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  • Alkaline Water Advice

    We are starting up a new brewery and received our results back from Ward Labs. My main concern is the high bicarbonate and alkalinity. I am trying to avoid having to install an RO system, but it seems it may be necessary. Thoughts?

    pH 7.4
    Total Dissolved Solids (TDS) Est, ppm 208
    Electrical Conductivity, mmho/cm 0.35 Cations / Anions, me/L 3.9 / 3.9 ppm
    Sodium, Na 3
    Potassium, K < 1
    Calcium, Ca 45.0
    Magnesium, Mg 19
    Total Hardness, CaCO3 192
    Nitrate, NO3-N 0.7 (SAFE)
    Sulfate, SO4-S 1
    Chloride, Cl 3
    Carbonate, CO3 < 1.0
    Bicarbonate, HCO3 227
    Total Alkalinity, CaCO3 186
    Total Phosphorus, P 0.01
    Zinc, Zn 0.10
    Total Iron, Fe < 0.01


    Thanks,

    Clay Baldwin
    Oak Mountain Brewing Co.

  • #2
    Yes - you'll probably want an RO. You have over 11 gpg hardness, so the RO feedwater will need to be softened. Assuming we're talking about a commercial-scale RO, then you'll want a backwashing carbon tank as well.

    Russ
    Last edited by BuckeyeHydro; 03-24-2021, 05:50 AM.
    Probrewer.com Advertising Supporter

    Buckeye Hydro
    Water Treatment Systems & Supplies
    www.BuckeyeHydro.com
    Info@buckeyehydro.com
    513-312-2343

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    • #3
      NO!!! You do not HAVE to get a RO system for your brewery. That water is not bad for brewing and is almost a blank slate (flavorwise). The only difficulty you'll have is when brewing more delicate lagers. If you're planning on ales with flavor, you are fine.

      Your main concern will be in neutralizing the high alkalinity in that tap water. There is a possibility that you won't be able to use lactic acid for neutralization since your beers could have the lactate flavor come through in them. You might be forced to use phosphoric acid (that's not a bad thing).

      One thing you will want to avoid, is adding any magnesium salts. The magnesium content is already high enough in that water.

      Enjoy!
      WaterEng
      Engineering Consultant

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      • #4
        If the acid addition to deal with the alkalinity is practical for you, I agree.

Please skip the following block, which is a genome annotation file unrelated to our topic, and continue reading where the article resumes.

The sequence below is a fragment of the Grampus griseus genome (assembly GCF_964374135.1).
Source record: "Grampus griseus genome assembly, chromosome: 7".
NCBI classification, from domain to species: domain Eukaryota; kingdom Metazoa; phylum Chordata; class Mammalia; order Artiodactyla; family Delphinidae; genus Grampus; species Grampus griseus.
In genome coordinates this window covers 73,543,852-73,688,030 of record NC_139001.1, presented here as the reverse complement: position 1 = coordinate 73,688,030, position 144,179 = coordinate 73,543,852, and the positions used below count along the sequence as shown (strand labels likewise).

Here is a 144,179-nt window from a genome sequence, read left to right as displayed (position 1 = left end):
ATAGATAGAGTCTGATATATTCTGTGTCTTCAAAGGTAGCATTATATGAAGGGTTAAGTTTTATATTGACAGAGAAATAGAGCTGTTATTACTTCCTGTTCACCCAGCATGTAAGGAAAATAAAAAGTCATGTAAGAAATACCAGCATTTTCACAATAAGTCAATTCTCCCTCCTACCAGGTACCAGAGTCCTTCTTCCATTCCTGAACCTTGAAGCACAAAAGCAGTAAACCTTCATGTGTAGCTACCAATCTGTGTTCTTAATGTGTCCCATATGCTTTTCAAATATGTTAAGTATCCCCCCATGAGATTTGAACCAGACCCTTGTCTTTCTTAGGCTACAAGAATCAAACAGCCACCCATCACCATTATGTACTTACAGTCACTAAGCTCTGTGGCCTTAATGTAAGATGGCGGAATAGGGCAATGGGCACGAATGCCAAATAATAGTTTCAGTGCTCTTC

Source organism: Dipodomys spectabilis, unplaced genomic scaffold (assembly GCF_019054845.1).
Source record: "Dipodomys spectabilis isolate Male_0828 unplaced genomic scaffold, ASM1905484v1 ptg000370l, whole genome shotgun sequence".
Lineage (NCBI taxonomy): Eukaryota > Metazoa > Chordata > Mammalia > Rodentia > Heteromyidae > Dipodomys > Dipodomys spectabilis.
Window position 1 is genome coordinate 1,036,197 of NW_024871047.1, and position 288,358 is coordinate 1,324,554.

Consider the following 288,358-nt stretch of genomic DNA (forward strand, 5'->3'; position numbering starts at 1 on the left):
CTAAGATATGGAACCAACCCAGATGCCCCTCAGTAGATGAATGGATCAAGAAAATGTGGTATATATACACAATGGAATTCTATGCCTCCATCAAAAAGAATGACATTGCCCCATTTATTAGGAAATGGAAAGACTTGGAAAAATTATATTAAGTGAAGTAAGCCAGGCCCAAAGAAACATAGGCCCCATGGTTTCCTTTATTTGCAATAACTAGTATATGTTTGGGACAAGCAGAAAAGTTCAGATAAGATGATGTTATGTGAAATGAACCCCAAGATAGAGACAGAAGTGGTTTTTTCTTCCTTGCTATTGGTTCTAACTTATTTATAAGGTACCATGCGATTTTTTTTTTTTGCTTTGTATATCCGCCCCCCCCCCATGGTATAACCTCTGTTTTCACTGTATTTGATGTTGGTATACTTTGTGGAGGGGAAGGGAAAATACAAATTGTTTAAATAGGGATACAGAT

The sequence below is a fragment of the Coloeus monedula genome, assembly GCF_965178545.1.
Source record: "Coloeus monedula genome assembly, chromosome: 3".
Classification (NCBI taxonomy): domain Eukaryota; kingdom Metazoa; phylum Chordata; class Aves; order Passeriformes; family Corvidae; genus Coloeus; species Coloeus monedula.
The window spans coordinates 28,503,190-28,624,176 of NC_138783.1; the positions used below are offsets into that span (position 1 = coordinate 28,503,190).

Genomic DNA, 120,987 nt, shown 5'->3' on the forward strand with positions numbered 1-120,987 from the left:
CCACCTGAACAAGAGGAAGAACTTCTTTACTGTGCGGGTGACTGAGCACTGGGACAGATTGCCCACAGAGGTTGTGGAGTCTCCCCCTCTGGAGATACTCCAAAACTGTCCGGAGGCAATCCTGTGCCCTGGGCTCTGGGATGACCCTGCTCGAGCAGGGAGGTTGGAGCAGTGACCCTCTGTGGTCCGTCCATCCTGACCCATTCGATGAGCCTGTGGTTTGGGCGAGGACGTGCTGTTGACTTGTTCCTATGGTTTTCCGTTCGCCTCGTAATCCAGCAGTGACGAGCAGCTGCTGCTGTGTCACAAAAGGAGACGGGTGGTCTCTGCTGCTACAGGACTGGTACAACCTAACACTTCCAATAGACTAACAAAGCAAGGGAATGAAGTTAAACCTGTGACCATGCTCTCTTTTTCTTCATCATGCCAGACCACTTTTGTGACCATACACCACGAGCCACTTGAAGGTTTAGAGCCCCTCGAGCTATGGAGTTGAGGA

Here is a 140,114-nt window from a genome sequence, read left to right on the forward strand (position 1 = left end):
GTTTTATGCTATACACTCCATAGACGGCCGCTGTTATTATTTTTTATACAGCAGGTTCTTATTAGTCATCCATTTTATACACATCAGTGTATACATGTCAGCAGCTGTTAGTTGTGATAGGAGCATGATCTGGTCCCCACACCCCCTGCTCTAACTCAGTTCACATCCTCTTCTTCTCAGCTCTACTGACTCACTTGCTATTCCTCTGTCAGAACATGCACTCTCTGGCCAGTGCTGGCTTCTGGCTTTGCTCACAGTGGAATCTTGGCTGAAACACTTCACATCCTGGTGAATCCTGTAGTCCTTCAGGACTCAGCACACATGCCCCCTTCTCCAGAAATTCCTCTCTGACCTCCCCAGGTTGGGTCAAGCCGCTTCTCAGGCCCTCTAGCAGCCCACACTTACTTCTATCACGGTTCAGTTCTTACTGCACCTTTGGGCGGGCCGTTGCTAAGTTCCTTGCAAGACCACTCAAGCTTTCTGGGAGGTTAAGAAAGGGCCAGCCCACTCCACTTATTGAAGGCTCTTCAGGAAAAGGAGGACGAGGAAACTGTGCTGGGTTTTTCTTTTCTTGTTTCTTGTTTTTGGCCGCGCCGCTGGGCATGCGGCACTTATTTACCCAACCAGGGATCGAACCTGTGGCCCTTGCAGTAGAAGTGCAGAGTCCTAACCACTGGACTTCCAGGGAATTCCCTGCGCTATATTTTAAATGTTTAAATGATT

Probrewer.com Advertising Supporter

        Buckeye Hydro
        Water Treatment Systems & Supplies
        www.BuckeyeHydro.com
        Info@buckeyehydro.com
        513-312-2343

        Comment


        • #5
          Originally posted by WaterEng View Post
          NO!!! You do not HAVE to get a RO system for your brewery. That water is not bad for brewing and is almost a blank slate (flavorwise). The only difficulty you'll have is when brewing more delicate lagers. If you're planning on ales with flavor, you are fine.

          Your main concern will be in neutralizing the high alkalinity in that tap water. There is a possibility that you won't be able to use lactic acid for neutralization since your beers could have the lactate flavor come through in them. You might be forced to use phosphoric acid (that's not a bad thing).

          One thing you will want to avoid, is adding any magnesium salts. The magnesium content is already high enough in that water.

          Enjoy!
          Thank you for the prompt and informative response. I have been using lactic acid for pH adjustment up until now and haven't noticed any flavor impact.

          To your point on magnesium- I had always read up to 25ppm on Mg was okay. One of my concerns is the low levels of chloride and sulfate. I have been adding epsom salt and table salt to increase both. I have been avoiding gypsum and CaCl altogether since my calcium is already fairly high- do you think this is neccessary?

          Thank you,

          Clay Baldwin
          Oak Mountain Brewing Co.

          Comment

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